Probably a year after Siger’s writing, Thomas Aquinas treated the problem in a treatise of his own, his own De Aeternitate Mundi. Whereas Siger’s treatise is short on “philosophy of religion” commentary, Aquinas’ libellum exudes it. For Aquinas, the eternity of the world problem represented a potential peril ready to taint the critical, adaptive use of Aristotle with the taint of impiety—a fear later given form in the Condemnations of 1277. From the onset of his opusculum, he seeks clarify that it is one thing to investigate the mode of creative causality and, in the context, to question whether the world could be coeternal with its cause; and quite another thing to question divine causality categorically by asserting the existence of an uncaused, eternal, autonomous universe. This possibility is obvious to Aquinas simply on the basis of the divine attributes: “all parties are agreed that God could make something that always existed, because of the fact that his power is infinite.” (26) Aquinas deems it improbable that God  should cause the world eternally, but demands the investigation of their logical compatibility rather than an outright dismissal. “Since God’s omnipotence surpasses all understanding and power, anyone who asserts that something which in intelligible among creatures cannot be made by God, openly disparages God’s omnipotence." (27) At bottom, the Angelic Doctor seems to be arguing for free inquiry, fides quarens intellectum.

      In the first place, Aquinas finds that no logical contradiction forbids an agent not to precede an effect in duration. Causes acting instantaneously, such as fire or motion demonstrate this. Furthermore, only the will seems able to slow the causal agent, so that it need precede its effect in duration. Secondarily, he seeks to explore whether further contradiction is involved for a created thing to have never been without existence. Citing Anselm in Monologium 8, wherein that doctor uses the example of the man saddened without cause as being saddened by nothing, he immediately finds that “no order of duration is establish between what was made and nothing, as though what is made would first have to be nothing, and afterwards have to something.” (28) Continuing further, Aquinas drives a distinction between order of duration and order of nature, suggesting that the relation between uncreating and created being is analogous to that between universal and particulars. “For our position is not that, if the creature had always existed, it was nothing at some time. We maintain that its nature is such that it would be nothing if it were left to itself.” (30) A good example of this is the sun, which without duration makes the air luminous. A further example, borrowed from De Civitate Dei 10.31, is the impression made by a foot planted eternally in dust. Having raised Augustine, Thomas then proceeds to cite several esteemed philosophers, including Hugh of St. Victor and Boethius ipse: the created world, while never without existence, does not exist in the same sense of an eternal present as God, being mutable.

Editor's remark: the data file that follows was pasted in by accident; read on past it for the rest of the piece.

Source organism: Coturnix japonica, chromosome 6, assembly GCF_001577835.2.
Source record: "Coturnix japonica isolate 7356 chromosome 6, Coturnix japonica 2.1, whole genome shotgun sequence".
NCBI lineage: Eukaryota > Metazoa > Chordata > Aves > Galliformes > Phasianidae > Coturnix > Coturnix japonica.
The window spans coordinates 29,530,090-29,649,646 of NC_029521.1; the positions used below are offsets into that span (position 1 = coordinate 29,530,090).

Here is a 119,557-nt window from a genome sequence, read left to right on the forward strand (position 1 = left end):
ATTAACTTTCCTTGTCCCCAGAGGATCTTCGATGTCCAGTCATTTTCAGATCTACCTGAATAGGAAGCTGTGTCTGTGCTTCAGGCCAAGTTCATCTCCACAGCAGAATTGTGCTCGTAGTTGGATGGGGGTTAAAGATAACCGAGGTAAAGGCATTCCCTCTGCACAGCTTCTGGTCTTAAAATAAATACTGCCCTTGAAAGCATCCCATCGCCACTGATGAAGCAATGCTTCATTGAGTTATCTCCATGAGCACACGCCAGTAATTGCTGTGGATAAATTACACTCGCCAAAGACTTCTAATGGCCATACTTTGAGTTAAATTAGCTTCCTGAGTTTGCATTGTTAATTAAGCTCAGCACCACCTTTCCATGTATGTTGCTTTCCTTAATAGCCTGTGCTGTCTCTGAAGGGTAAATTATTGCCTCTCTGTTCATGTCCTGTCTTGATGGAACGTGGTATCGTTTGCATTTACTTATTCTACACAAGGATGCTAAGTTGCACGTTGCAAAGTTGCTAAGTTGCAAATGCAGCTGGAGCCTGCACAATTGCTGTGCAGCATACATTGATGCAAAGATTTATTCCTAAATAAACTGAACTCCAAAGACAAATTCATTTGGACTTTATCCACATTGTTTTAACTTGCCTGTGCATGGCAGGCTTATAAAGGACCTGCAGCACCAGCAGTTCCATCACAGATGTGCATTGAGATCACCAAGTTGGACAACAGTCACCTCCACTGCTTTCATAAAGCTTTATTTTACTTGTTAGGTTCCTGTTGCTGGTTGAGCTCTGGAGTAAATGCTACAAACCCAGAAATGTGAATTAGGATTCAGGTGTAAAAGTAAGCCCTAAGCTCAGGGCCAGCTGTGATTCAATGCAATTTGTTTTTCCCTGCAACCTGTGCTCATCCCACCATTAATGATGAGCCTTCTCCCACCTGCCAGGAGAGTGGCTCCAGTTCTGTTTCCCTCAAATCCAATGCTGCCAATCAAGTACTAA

While Aquinas fails to find the philosophical doctrine of the eternity of the world on purely naturalistic grounds, on theological grounds, he finds no obligation to believe in an eternally existing world. God’s will being the cause of all things, “God is under no compulsion to will anything except himself. All we can say is the world is eternal if God wills it to be so, since the existence of the world depends upon God’s will as a cause.” (31) However, revelation demands that we deny the eternity of the world: “I hold by faith alone that the world has not existed forever; this truth cannot be proven demonstrably,” any more than may the mystery of the Trinity. Simply put, “the inception of the world cannot be demonstrated from the standpoint of the world itself. (32) At bottom, for Aquinas, the problem with the Aristotelian argument for the eternity of the world is that it conflates efficient causation and creation: “The first mover was always in the same state, but the first movable things was not always been in the same state, because it began to exist, whereas previously it had not existed. However, this was brought about not by change but by creation, which is not change.” (33) Again, “[Aristotle’s] argument did not proceed from the consideration which regards the universe as taking its origin from God, but from the consideration that an agent which begins to act must itself be moved; in other words, he was thinking of a particular cause, not the universal cause.” (33)